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C++ Encapsulation


Encapsulation

All C++ programs have the following two basic elements:

  • Program Statements (Code): This is the part of the program that performs actions, they are called functions.
  • Program data: Data is program information that is affected by program functions.

Encapsulation is a concept of binding data and operational data functions in object-oriented programming to avoid interference and misuse by the outside world, thus ensuring security. Data encapsulation has led to another important OOP concept, data hiding.

Data Encapsulation is a mechanism for bundling data and operational data functions. Data Abstraction is a specific implementation that exposes the interface only to the user. The mechanism of hiding details.

C++ supports encapsulation and data hiding (public, protected, private) by creating classes. We already know that classes contain private (private), protected (protected), and public (public) members. By default, all items defined in a class are private. For example:

class Box { public: double getVolume(void) { return length * breadth * height; } private: double length; // length double breadth; // width double height; // height };

The variables length, breadth, and height are private. This means that they can only be accessed by other members of the Box class and not by other parts of the program. This is one way to implement encapsulation.

In order for members of a class to become public (that is, other parts of the program can also be accessed), they must be declared before the members using the public keyword. All variables or functions defined after the public identifier can be accessed by all other functions in the program.

Defining a class as a friend class of another class exposes implementation details and reduces encapsulation. The ideal approach is to hide the implementation details of each class as much as possible.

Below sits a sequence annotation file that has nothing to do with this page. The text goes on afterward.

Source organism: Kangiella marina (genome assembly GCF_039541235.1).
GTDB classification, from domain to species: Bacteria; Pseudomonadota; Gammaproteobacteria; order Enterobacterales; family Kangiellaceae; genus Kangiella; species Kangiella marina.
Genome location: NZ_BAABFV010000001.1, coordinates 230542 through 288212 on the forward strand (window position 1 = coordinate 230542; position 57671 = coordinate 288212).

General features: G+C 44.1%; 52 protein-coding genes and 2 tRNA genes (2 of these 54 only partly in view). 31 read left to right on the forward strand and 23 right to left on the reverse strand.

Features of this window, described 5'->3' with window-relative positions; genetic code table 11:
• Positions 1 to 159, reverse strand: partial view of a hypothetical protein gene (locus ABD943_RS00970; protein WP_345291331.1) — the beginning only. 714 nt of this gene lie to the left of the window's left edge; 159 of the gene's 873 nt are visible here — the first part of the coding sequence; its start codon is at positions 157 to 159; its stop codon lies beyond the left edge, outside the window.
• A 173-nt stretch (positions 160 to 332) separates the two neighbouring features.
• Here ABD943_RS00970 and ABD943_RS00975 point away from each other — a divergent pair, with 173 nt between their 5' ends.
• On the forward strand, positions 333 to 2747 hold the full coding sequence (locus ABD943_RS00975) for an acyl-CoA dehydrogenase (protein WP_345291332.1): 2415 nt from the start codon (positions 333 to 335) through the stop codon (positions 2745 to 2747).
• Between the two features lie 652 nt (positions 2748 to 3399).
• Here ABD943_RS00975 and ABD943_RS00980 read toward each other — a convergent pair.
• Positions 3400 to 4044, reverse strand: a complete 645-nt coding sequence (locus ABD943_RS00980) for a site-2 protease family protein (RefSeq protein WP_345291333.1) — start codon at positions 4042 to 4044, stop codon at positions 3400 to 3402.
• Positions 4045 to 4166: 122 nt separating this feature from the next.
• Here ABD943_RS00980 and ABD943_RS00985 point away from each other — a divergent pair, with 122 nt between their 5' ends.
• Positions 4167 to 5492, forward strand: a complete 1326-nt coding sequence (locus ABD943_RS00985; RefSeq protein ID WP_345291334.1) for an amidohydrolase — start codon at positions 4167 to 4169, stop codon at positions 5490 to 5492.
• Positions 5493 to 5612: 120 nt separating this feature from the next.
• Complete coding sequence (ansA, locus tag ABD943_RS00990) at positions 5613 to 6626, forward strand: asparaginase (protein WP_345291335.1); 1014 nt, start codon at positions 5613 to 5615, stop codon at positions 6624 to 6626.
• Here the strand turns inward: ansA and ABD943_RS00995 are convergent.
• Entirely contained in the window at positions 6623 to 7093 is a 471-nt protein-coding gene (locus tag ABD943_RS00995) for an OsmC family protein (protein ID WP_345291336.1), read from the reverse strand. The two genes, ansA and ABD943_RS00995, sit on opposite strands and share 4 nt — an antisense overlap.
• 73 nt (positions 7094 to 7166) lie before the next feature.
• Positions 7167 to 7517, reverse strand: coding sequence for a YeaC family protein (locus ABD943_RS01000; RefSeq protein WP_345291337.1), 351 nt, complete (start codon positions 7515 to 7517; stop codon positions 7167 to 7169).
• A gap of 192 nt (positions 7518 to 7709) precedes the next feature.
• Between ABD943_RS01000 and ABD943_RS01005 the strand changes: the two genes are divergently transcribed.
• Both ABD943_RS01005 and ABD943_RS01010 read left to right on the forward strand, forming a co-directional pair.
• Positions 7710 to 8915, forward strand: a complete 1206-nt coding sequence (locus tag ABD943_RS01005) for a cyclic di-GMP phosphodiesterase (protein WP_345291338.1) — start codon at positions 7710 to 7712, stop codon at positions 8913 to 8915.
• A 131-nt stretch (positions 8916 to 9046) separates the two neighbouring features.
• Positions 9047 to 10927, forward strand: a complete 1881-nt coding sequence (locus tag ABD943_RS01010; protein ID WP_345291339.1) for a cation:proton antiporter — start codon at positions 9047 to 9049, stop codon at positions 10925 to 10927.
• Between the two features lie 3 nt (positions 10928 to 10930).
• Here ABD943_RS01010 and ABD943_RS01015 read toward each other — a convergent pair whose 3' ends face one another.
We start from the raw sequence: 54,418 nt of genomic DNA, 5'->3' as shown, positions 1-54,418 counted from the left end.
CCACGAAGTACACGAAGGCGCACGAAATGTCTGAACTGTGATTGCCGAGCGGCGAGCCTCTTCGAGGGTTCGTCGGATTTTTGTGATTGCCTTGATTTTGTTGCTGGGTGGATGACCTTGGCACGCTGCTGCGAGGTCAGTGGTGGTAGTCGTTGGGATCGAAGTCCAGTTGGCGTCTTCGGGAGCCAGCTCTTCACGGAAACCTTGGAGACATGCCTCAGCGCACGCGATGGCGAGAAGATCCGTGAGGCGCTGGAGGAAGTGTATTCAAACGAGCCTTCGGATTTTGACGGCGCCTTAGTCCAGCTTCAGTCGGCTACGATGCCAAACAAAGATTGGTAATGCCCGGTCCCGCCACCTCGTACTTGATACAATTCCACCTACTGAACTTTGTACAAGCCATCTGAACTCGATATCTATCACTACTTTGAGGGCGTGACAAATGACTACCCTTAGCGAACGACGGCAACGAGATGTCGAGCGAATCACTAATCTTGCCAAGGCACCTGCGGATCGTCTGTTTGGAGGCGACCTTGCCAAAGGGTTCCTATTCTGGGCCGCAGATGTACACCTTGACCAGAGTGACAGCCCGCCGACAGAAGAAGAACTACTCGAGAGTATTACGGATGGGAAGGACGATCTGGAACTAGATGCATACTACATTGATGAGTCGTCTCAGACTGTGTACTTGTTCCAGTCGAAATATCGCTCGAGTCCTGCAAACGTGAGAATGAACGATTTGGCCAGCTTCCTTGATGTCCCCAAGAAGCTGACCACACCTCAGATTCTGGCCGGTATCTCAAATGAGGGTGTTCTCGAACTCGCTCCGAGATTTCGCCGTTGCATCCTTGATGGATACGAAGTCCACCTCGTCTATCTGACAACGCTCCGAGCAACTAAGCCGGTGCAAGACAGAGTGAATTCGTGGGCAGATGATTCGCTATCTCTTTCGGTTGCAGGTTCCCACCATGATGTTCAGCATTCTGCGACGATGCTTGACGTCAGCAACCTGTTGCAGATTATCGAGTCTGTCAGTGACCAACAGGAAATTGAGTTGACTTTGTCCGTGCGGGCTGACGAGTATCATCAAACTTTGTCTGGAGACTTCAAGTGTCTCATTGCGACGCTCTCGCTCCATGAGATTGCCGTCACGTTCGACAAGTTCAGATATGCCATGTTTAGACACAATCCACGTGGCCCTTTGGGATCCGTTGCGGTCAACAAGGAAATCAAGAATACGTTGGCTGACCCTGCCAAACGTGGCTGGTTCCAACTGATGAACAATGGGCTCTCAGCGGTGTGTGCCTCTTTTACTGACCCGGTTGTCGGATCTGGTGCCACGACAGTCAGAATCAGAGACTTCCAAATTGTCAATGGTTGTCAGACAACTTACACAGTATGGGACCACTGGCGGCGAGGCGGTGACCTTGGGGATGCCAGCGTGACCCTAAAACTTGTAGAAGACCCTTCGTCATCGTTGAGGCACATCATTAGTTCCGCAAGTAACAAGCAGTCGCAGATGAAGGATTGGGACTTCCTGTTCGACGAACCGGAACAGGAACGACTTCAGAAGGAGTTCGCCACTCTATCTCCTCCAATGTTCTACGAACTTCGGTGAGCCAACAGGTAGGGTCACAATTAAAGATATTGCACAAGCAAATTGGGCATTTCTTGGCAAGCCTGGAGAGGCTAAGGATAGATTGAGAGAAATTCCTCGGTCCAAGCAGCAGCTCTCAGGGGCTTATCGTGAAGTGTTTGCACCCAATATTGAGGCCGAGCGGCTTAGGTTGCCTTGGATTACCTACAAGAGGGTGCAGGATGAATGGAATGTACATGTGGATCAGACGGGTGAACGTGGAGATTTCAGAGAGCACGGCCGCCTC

Example of data encapsulation

In a C++ program, any class with both public and private members can be used as an Example of data encapsulation and data abstraction. Please see the example below:

Example

#include <iostream> using namespace std; class Adder{ public: // Constructor Adder(int i = 0) { total = i; } // External interface void addNum(int number) { total += number; } // External interface int getTotal() { return total; }; private: // Externally hidden data int total; }; int main( ) { Adder a; a.addNum(10); a.addNum(20); a.addNum(30); cout << "Total " << a.getTotal() <<endl; return 0; }

When the above code is compiled and executed, it produces the following results:

Total 60

The above class adds the numbers and returns the sum. Public members addNum and getTotal are external interfaces that users need to know to use classes. The private member total is hidden from the outside, and the user does not need to know about it, but it is necessary for the class to work properly.

Design Strategy

Usually, we will set the class member state to private (private) unless we really need to expose it to ensure good encapsulation.

This is usually applied to data members, but it also applies to all members, including virtual functions.